Holden to call special session on budget

Tuesday, May 20, 2003

JEFFERSON CITY, Mo. -- The state budget battle intensified Monday as Democratic Gov. Bob Holden said he would veto at least one spending bill and call a special session of the Republican-controlled legislature.

Leaders of the House and Senate accused Holden of playing politics with the budget and said a special session would be pointless.

Lawmakers ended the regular session Friday having passed a roughly $19 billion budget -- and without acting on Holden's proposals for asking voters to raise taxes and protect education, health programs and other services from cuts.

Holden said Monday he would veto the bill that funds mental health services and would bring lawmakers back to address a budget gap estimated by his office at $367 million. Republicans say the budget for the fiscal year that starts July 1 is only about $12 million out of balance.

'Simply not acceptable'

"Sadly, I have been presented with a budget that does not reflect my values as a person, as a Missourian and as a governor," Holden said at a news conference where he was joined by children with disabilities.

"Even with drastic cuts, it fails to balance," he said. "It is simply not acceptable."

More vetoes were possible as Holden continued reviewing the dozen-plus bills that make up the budget. His office said late Monday that the governor would make another budget announcement this morning.

Holden did not indicate when lawmakers would be asked to return to work. A special session would cost about $98,000 a week.

Senate President Pro Tem Peter Kinder and House Speaker Catherine Hanaway were in Kansas City when the governor made his announcement and called a news conference to respond.

"Today more than anything else was a campaign kickoff for the campaign of terror that the governor is trying to win throughout the state, and win the campaign for tax increases," said Hanaway, R-Warson Woods.

"The governor will get back on his desk precisely the same budget that he has now," she said.

Later in the day, however, Hanaway suggested that $12 million in spending might have to be trimmed to balance the budget before it returns to Holden, whose relationship with the legislature she called "nonexistent."

Kinder, R-Cape Girardeau, said it was "shameful' that Holden would veto the bill containing money for the Department of Mental Health and the Department of Health and Senior Services.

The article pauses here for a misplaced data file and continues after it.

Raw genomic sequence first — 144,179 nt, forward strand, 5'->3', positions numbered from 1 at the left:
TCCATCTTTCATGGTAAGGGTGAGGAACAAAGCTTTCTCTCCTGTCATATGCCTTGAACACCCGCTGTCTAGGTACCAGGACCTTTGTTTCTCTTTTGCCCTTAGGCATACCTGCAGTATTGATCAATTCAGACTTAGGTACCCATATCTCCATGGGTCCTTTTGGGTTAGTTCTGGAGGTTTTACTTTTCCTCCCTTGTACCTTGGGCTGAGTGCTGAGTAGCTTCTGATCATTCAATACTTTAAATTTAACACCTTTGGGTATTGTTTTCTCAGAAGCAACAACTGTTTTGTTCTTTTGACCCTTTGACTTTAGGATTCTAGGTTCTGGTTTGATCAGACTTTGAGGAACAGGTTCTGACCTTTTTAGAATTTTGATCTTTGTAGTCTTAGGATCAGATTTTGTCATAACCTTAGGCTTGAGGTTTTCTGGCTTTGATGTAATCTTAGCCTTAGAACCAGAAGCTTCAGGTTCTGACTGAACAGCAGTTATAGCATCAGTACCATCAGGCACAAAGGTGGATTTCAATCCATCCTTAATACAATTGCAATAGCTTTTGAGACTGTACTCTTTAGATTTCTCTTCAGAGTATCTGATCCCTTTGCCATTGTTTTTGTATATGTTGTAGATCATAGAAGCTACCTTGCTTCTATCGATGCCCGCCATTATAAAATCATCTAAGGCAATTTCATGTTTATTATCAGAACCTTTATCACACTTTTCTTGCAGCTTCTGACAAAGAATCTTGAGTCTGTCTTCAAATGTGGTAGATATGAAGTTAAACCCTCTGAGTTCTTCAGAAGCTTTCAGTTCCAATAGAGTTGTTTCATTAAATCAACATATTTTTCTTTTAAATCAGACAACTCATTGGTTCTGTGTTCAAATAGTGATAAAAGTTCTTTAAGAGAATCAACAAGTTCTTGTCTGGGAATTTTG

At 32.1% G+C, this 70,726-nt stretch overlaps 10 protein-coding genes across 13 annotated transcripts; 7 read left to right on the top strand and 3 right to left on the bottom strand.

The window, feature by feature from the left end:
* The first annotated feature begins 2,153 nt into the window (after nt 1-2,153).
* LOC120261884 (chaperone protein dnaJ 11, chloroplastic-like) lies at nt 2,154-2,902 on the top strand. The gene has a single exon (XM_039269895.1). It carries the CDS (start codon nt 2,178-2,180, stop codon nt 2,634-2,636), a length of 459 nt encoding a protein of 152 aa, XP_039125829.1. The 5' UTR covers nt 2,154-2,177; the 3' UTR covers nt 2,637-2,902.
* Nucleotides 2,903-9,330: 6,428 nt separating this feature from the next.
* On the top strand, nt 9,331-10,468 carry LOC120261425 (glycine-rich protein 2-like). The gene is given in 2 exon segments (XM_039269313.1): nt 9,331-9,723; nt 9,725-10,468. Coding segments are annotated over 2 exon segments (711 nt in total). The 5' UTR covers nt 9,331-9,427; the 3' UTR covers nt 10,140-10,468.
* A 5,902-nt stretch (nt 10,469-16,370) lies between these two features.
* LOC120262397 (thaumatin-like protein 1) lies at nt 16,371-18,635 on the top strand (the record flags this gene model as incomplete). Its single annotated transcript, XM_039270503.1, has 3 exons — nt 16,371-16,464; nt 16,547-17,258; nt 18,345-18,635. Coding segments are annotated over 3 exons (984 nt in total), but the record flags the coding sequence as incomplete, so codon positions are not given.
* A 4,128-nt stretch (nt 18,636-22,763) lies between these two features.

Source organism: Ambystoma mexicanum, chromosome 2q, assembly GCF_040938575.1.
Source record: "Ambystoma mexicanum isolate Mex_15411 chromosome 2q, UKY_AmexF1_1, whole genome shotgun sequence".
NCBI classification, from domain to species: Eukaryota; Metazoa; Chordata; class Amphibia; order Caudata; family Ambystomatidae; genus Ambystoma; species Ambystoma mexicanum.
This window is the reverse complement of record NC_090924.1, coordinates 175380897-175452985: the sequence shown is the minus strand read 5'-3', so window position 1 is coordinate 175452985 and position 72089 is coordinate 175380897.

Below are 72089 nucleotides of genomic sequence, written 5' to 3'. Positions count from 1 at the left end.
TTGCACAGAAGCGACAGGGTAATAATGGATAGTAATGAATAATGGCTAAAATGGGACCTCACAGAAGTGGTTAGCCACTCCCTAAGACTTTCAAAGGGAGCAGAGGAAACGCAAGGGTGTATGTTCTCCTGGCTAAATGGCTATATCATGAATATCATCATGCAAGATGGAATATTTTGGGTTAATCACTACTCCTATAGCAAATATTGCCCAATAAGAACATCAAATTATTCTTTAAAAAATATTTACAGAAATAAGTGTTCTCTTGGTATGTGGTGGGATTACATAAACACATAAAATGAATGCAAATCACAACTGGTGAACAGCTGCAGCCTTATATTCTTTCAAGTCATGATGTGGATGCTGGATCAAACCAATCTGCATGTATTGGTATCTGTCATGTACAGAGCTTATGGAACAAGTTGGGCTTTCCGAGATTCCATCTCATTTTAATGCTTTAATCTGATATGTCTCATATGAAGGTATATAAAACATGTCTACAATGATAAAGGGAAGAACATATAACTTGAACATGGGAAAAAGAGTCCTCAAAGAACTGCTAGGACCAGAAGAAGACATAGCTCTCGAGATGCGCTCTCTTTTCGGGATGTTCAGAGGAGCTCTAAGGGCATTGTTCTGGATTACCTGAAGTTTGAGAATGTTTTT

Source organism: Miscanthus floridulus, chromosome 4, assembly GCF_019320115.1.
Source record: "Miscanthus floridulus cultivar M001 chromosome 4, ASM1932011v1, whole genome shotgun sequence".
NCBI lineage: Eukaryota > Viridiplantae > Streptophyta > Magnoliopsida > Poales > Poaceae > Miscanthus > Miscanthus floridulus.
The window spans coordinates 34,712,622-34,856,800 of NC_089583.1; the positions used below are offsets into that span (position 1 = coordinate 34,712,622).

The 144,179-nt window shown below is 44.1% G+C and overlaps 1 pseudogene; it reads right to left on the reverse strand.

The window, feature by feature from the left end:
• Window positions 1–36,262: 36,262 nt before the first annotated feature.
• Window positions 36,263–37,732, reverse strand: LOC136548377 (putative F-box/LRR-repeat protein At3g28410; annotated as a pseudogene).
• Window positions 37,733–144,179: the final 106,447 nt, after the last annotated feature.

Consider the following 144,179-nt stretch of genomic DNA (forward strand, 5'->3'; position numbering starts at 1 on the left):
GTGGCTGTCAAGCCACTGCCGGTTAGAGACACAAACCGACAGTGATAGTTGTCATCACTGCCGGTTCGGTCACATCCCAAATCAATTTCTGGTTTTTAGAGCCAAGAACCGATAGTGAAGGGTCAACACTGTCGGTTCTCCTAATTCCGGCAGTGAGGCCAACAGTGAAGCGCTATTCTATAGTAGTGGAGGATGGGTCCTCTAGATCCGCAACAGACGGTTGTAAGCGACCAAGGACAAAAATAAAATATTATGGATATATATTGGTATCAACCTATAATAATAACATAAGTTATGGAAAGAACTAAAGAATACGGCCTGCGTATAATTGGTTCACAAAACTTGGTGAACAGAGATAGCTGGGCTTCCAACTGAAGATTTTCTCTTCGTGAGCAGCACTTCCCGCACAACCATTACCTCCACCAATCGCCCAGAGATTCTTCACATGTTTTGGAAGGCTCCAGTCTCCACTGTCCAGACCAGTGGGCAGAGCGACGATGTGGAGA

Patty Henry, budget director for the mental health department, said the legislature's cuts would reduce services for 5,800 mentally retarded people and eliminate psychiatric services for 3,200 mentally ill adults and 800 emotionally troubled children.

Objected to specific cut

Holden objected specifically to a $4.7 million cut in community-based services for the mentally retarded and developmentally disabled whose families do not qualify for the government-run Medicaid program.

He also cited a $2.4 million reduction in community-based psychiatric services for adults and a $983,372 reduction in such services for children.

Loss of community services will lead more parents to place their children in costly mental health institutions, Holden said.

"I believe, if given the choice, Missourians will understand that support for these services is both compassionate and the most practical, cost-effective approach for our state," Holden said.

Additionally, Holden said the legislature's elimination of state family planning grants would deny primary health care for about 30,000 women.

State records dating to 1931 show that no governor has ever vetoed an entire budget bill, although some have used their authority under the Missouri Constitution to veto specific expenditures.

Special legislative sessions can last a maximum of 60 days under the state constitution.

Holden last called a special session in September 2001, after lawmakers failed to agree during the regular session on a prescription drug plan for the elderly. They quickly passed a prescription drug bill during the special session.

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